The many lives of mash, from bacon cure to baker's oven
In Mississippi, it's rubbed on bacon. In New York, it's fed to pigs. In D.C., it's powdered and sprinkled on fish.
Mash, the solids left after fermenting spirits, beers or sauces, is one brewer's trash--and a chef's inspiration.
At Big Bad Breakfast in Oxford, Mississippi, John Currence's brown sugar-Tabasco bacon hits with a wallop of smoky heat courtesy of a 10-day cure in pepper mash (call Tabasco to order your own for $6.50 a gallon). He also turns leftover fermented soybeans from Bluegrass Soy Company, "soybeans with a twang," he says, into soy-pickled collard kimchi.
Chef Peter Smith collects spent gin botanicals from Blue Coat and Cacoctin Creek distilleries and turns them into a powder and an oil at his restaurant PS7 in Washington, D.C. Currently, each is featured in gin-cured lomo and arugula salad dressed in gin-oil vinaigrette.
In Brooklyn, Kings County Distillery gives its spent mash to Arcadian Pastures, where pigs allegedly prefer the corn-barley blend to regular feed. But no mash-recycling program is more comprehensive than the one at The Plant, Chicago's in-the-works sustainable food center (click here to see the slide show).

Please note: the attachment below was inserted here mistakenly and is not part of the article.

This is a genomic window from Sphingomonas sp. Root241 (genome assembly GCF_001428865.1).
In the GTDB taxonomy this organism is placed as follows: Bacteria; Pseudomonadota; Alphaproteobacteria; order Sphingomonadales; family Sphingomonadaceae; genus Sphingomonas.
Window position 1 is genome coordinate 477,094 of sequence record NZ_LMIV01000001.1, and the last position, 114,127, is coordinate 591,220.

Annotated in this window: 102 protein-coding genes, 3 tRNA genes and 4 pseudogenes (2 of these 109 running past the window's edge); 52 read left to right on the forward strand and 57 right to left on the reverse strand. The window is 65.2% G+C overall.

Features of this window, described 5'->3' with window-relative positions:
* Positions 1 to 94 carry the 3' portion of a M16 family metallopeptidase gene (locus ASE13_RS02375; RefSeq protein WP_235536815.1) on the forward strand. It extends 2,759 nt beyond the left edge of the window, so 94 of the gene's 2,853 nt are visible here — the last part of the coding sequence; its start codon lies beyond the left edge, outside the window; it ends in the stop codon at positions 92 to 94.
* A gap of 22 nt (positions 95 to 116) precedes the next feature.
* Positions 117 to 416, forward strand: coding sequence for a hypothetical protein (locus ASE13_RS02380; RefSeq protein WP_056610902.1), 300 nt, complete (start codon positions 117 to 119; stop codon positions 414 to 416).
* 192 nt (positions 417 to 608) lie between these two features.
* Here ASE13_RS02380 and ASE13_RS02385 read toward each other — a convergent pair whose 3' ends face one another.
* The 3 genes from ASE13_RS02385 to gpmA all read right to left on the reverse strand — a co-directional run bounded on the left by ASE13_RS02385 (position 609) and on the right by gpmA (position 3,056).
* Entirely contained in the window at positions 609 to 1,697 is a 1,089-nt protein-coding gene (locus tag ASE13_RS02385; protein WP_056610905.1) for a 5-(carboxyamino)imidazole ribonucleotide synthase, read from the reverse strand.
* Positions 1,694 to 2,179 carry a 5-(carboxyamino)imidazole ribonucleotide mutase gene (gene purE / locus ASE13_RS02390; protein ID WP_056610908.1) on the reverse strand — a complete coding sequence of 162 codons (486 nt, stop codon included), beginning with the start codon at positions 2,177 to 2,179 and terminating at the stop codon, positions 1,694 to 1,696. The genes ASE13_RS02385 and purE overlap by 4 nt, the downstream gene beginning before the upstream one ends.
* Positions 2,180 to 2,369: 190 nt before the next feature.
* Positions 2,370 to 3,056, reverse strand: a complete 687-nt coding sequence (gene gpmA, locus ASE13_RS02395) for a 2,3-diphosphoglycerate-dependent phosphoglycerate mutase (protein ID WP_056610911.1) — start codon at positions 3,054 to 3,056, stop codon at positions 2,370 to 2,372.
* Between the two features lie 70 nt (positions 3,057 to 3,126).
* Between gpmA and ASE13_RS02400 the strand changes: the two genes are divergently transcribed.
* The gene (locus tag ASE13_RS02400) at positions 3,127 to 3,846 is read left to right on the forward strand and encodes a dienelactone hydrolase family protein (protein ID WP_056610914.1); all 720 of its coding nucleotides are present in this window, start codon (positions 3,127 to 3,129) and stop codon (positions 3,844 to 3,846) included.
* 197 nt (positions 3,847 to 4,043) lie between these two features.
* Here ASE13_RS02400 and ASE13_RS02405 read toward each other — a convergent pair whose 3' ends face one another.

There, leftover mash from an on-premises brewery will have at least four lives: fish food for the building's two aquaculture outfits, fuel for a baker's oven, soil for mushrooms grown by the resident mycologist and fodder for an anaerobic digester (a machine that breaks down biodegradable material and turns it into energy).
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